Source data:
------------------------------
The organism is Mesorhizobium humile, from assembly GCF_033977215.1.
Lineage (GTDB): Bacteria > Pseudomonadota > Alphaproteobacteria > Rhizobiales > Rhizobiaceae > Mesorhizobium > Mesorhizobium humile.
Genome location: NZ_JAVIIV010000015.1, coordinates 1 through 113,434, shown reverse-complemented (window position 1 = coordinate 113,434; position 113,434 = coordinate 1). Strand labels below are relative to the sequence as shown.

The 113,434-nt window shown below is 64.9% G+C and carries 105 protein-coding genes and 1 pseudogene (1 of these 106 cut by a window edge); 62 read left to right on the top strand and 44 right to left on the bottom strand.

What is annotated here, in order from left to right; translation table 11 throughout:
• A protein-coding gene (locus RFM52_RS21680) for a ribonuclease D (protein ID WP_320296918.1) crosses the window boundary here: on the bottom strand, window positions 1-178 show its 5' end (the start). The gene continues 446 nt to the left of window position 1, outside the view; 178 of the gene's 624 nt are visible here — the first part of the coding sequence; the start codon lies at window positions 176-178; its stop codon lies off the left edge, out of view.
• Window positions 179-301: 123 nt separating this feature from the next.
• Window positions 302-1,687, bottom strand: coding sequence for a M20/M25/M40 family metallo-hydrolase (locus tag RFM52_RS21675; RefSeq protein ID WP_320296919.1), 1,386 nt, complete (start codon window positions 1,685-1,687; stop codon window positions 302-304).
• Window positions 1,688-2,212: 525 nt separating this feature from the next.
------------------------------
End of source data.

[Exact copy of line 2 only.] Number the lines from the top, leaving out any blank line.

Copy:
Lineage (GTDB): Bacteria > Pseudomonadota > Alphaproteobacteria > Rhizobiales > Rhizobiaceae > Mesorhizobium > Mesorhizobium humile.